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Building a Deep-Tech Startup, Fundings: Prime Lightworks, Nano Nuclear Energy, The Sky Guys
15 February 2023 - A Weekly Publication by New North Ventures
Daniel Turner graduated from Virginia Tech with a Computer Science Engineering degree minoring in Math. He has previously worked for the federal government managing complex and strategic technical development projects. While at TRAXyL, he has successfully executed NSF and Air Force SBIR Phase I & Phase II’s and has led the effort to win additional contracts with the U.S. Army Corps of Engineers and Air Force.
Turner explores his path from the intelligence community to the startup world, his biggest takeaways as a first-time founder, and the application of his government background in the private sector.
Listen below on Spotify:
Key People: Founded by Kyle Flanagan
Elevator Pitch: Electric propulsion systems intended to support space satellites. The company's electric propulsion systems engage in the direct conversion of electricity into thrust for space satellites and spacecraft,
Funding: The company raised $2,481.58 of the targeted $3,929,997.60 of equity crowdfunding via StartEngine as of February 13, 2023.
Key People: Founded by Jay Yu
Elevator Pitch: Nuclear reactors based on micro-small modular reactors and advanced nuclear reactors, which offer readily replaceable mobile reactors to clients along with operative personnel to power various projects.
Funding: The company raised $4.14 million of venture funding from undisclosed investors on February 13, 2023.
Key People: President & CEO Adam Sax
Elevator Pitch: Unmanned aerial vehicle (UAV) enabled services intended to capture, analyze, and deliver business intelligence for large-scale operations. The company provides UAV services such as aerial inspection, virtual mapping and surveying via camera drones and aerial technology and offers consulting services such as aviation insurance and drone flight training.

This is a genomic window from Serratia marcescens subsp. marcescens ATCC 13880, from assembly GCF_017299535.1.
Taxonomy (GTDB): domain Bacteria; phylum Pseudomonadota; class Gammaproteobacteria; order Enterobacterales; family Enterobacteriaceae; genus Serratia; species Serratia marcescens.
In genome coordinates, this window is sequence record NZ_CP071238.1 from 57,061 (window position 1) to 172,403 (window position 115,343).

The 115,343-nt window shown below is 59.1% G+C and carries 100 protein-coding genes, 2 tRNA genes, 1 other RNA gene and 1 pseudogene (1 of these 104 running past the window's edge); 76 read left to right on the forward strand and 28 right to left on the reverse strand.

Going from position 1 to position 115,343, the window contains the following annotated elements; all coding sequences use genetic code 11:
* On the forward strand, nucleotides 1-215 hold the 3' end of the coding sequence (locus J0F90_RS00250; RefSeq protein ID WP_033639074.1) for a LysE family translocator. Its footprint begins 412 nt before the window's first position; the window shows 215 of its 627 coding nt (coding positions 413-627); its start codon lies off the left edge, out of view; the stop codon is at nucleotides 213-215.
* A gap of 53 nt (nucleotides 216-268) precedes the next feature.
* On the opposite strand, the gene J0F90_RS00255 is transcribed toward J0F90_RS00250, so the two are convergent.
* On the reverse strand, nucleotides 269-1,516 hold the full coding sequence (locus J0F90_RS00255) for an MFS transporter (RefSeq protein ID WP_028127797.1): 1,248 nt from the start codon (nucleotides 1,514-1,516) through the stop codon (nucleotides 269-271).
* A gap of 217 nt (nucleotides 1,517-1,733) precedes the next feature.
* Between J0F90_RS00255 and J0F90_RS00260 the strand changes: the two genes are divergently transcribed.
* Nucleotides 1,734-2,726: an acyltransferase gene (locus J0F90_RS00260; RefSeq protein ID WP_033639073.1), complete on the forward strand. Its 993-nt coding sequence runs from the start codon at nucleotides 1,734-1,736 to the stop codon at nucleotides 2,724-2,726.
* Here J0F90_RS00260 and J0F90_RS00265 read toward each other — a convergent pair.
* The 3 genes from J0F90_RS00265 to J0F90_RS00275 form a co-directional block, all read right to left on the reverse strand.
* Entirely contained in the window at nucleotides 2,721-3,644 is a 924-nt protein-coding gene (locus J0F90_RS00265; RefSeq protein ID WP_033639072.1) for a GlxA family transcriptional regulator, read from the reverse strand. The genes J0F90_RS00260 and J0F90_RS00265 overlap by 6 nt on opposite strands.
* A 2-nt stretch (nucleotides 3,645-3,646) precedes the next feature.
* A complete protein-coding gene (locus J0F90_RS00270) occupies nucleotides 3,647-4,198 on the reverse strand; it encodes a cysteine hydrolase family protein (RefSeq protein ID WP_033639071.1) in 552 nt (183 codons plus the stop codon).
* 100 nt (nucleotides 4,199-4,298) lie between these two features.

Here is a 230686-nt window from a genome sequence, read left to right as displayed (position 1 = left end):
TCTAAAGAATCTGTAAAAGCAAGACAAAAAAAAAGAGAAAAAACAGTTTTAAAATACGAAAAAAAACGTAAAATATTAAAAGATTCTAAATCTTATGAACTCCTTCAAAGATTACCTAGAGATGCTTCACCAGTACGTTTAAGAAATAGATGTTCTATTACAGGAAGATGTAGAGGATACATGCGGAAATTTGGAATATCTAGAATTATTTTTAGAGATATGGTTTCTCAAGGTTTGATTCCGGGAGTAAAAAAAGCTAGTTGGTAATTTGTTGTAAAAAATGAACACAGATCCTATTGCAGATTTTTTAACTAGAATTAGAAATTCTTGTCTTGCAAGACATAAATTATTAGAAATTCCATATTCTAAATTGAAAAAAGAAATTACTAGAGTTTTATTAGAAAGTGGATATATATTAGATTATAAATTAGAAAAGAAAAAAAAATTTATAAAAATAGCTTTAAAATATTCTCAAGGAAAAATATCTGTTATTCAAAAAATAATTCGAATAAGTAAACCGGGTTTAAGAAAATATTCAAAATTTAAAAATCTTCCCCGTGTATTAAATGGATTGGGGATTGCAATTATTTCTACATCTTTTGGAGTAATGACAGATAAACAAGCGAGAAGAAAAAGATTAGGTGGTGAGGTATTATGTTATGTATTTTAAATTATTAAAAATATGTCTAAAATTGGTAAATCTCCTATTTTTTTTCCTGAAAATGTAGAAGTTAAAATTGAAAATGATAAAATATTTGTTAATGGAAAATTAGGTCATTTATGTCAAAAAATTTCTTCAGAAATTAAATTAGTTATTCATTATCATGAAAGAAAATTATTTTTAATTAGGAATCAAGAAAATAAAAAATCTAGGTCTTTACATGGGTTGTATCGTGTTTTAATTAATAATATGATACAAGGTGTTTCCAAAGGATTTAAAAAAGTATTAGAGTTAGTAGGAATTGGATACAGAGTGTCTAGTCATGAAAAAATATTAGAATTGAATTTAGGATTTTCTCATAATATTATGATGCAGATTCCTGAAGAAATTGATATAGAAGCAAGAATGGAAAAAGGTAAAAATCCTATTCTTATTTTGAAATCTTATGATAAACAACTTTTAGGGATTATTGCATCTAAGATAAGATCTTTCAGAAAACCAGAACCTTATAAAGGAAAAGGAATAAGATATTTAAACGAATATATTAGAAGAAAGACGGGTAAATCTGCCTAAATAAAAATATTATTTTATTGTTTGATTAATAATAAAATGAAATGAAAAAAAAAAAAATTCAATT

Funding: The company filed to go public on the Nasdaq stock exchange under the ticker symbol of DRFY on February 8, 2023. They intend to sell 923,077 shares at a price of $6.5 per share, the expected offering amount is $6 million.
The Securities and Exchange Commission (SEC) is considering a new rule that would expose investment funds such as venture capital, private equity firms, and hedge funds to litigation for failed investments. This rule, which is set to be released and put to a commission vote, would address levels of liability for “negligence” related to funds and fund advisers.
As the SEC considers the proposed changes, it is important that it does not overcorrect at the expense of innovation. Venture capital has driven America’s historical economic growth, providing a firm foundation for U.S. national security. Venture funds, in particular, are associated with some of the most successful industries and firms in the world, from Microsoft to Amazon and, more recently, to SpaceX and mRNA vaccines.
Innovation and risk go hand in hand. Rules that would punish VC firms for taking risks will kill America’s ability to compete with China.
Expensive military hardware like a new tank undergoes rigorous testing before heading to the battlefield. A startup called Istari, backed by Eric Schmidt, the former CEO of Google and chair of Alphabet, reckons some of that work can be done more effectively in the metaverse.
Ishtari uses machine learning to virtually assemble and test war machines from computer models of individual components, such as the chassis and engines, that are usually marooned on separate digital drawing boards. It may sound dull, but Schmidt says it can bring a dose of tech industry innovation to US military engineering.
The Defense Science Board concluded that AI-powered autonomy would shape the future of military competition and conflict. But AI technology is mostly being invented in the private sector.
The US DOD primarily works with the private sector through large defense contractors specialized in building expensive hardware over years, not nimble software development. It is valuable to have people like Schmidt, with serious private sector clout, looking to bridge the gap.
Schmidt is involved in several companies developing technologies in areas that should receive more government funding. Schmidt’s work perhaps shows not only the value of government and private collaboration but the need for greater transparency and new accountability as that collaboration grows.
Look for a new episode of Securing the Future Podcasts wherever you listen. In our latest episode, we have guest Daniel Turner sit down with General Partner Jeremy Hitchcock for an engaging conversation where Turner explores his path from the intelligence community to the startup world, his biggest takeaways as a first-time founder, and the application of his government background in the private sector. Listen below on Spotify.